Newcastle upon Tyne, February 05, 2019 – A new European research project to Identify Digital Endpoints to Assess FAtigue, Sleep and acTivities of daily living (acronym: IDEA-FAST) in the following neurodegenerative disorders (NDD): Parkinson’s disease and Huntington’s disease and in the following immune-mediated inflammatory diseases (IMID): rheumatoid arthritis, systemic lupus erythematosus, primary Sjögren’s syndrome, and inflammatory bowel disease; has been launched.
IDEA-FAST is a ground-breaking, €42 million digital health project co-funded by the European Union (represented by the European Commission) and the European pharmaceutical industry (represented by EFPIA, the European Federation of Pharmaceutical Industries and Associations) under the Innovative Medicines Initiative Joint Undertaking (IMI JU) programme. It consists of 46 members from 14 different European countries, including pharmaceutical companies, academic & not-for-profit institutions, small- and medium-sized enterprises and patient organisations aimed to play complementary roles in achieving the agreed goals.
Fatigue and sleep disturbances are common and disabling symptoms that affect patients with NDD and IMID, impacting on daily activities; they are the major causes of poor quality of life and increased healthcare cost. Current questionnaire-based approaches to measure these symptoms have key limitations preventing them from being used as reliable endpoints in clinical trials to evaluate the effect of therapies.
Based on the advancement of wearable and portable digital technology, IDEA-FAST aims to address these issues by identifying novel digital endpoints for fatigue, sleep disturbances and disabilities in daily activities. The final ambitious goal is to provide more objective, sensitive, reliable and ecological measures of the severity and impact of these symptoms in real-world settings. Such digital endpoints will eventually improve the efficiency of clinical trials, ultimately reducing the time and cost to bringing new therapies to patients.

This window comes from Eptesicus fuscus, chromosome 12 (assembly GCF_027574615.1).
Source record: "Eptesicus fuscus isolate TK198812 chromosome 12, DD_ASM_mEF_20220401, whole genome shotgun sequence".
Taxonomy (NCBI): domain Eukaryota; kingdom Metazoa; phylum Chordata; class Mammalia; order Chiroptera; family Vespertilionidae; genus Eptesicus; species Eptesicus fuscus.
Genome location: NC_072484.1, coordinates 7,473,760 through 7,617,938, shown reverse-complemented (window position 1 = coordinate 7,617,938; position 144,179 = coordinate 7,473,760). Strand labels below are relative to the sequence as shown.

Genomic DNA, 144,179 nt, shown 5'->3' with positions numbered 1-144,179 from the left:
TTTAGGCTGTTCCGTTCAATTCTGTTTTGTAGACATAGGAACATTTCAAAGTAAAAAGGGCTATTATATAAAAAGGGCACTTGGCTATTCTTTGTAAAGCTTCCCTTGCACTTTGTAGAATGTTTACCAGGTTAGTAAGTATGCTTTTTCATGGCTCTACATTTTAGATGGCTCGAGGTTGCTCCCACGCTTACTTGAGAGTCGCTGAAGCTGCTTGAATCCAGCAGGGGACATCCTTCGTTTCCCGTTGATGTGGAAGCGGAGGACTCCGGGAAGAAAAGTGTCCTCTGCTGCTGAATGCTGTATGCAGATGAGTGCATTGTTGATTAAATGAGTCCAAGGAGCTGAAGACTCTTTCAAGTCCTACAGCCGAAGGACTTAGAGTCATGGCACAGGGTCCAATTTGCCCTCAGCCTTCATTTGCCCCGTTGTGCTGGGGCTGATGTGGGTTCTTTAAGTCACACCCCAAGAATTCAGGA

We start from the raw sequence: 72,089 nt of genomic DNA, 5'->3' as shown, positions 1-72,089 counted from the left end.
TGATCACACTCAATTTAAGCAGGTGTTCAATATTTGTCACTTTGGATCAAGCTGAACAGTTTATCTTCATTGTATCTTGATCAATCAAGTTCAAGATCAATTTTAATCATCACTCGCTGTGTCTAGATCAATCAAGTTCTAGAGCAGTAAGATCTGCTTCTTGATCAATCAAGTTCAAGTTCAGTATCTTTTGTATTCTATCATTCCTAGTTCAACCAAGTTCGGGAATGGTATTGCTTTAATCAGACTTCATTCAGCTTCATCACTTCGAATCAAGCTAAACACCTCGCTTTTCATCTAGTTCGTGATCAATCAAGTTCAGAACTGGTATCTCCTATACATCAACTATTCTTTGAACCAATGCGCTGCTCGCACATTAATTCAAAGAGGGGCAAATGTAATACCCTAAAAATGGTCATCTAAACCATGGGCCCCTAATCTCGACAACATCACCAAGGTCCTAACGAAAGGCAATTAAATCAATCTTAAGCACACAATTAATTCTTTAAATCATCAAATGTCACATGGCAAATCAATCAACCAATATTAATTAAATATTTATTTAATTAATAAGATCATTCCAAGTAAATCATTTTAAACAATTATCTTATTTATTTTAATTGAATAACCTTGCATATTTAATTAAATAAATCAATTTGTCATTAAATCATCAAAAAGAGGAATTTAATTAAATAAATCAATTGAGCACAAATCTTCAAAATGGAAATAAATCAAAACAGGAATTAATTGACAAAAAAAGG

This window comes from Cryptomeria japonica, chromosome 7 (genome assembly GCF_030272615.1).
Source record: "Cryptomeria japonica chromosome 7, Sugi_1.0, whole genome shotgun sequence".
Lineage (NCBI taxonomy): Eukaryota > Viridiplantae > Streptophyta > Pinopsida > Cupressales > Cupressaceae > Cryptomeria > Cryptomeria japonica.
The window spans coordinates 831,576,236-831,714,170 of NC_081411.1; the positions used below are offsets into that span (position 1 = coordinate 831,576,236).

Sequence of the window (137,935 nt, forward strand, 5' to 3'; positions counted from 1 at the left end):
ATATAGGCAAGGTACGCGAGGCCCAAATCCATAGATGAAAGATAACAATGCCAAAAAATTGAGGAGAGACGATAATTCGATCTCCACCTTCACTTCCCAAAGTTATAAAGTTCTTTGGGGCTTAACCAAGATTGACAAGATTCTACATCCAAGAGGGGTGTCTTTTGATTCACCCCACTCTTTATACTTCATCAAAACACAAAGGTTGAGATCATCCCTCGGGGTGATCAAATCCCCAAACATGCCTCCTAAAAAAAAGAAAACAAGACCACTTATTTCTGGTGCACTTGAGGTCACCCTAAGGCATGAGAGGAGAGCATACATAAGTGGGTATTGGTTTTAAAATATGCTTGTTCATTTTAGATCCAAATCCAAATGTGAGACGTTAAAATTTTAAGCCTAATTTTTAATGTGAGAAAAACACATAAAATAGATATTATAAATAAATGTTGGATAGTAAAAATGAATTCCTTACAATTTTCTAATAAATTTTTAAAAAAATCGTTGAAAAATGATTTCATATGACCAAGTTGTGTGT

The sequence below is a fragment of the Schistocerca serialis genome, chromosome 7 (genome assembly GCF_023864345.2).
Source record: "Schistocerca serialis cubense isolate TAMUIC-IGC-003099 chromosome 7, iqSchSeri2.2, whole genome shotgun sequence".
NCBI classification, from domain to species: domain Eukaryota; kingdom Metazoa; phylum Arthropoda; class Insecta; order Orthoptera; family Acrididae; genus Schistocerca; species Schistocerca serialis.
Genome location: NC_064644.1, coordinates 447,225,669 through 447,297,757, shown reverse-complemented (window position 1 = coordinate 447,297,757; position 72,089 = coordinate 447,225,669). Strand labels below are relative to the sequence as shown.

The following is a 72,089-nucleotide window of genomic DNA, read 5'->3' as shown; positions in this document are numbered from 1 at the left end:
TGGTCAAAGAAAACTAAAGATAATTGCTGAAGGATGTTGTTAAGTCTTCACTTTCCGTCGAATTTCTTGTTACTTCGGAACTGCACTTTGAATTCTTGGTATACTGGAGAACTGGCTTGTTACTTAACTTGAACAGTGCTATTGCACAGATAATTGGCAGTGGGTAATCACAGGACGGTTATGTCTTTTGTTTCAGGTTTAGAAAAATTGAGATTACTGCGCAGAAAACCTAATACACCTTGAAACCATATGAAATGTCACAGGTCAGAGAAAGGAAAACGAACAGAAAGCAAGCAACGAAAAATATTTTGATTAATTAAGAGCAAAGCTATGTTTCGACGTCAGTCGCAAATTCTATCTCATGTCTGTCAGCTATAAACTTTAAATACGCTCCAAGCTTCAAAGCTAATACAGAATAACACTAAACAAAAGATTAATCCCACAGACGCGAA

The project will run for 66 months, consisting of 2 phases: an initial pilot study for testing and prioritising several digital devices and to identify candidate digital endpoints, followed by a large longitudinal study to validate findings for the most promising digital endpoints. The project will seek advice from regulatory agencies, including EMA, for the initial qualification of these digital endpoints. Patient users’ perspective, data privacy, ethical, legal and other regulatory issues will be taken into consideration at all stages of the project.
IDEA-FAST is led by Newcastle University, Great Britain, and University Hospital Schleswig-Holstein, Kiel, Germany as academic co-leaders, and by Janssen Pharmaceutica NV and Takeda Pharmaceuticals International as industry co-leaders.
See https://idea-fast.eu/ for more details.
About the Innovative Medicines Initiative and the European Federation of Pharmaceutical Industries and Associations
IMI is Europe’s largest public-private initiative aiming to speed up the development of better and safer medicines for patients. IMI supports collaborative research projects and builds networks of industrial and academic experts in order to boost pharmaceutical innovation in Europe. IMI is a joint undertaking between the European Commission and EFPIA.
This project has received funding from the Innovative Medicines Initiative 2 Joint Undertaking (JU) under grant agreement No 853981. The JU receives support from the European Union’s Horizon 2020 Research and Innovation Programme and EFPIA and Parkinson’s Disease Society of the United Kingdom LBG.
This communication reflects the view of the IDEA-FAST Consortium and neither IMI nor the European Union and EFPIA are liable for any use that may be made of the information contained herein.
|Prof. Wan-Fai Ng|
|Dr. Frédéric Baribaud|
|Prof. Walter Maetzler|
|Dr. Manisha Madhoo|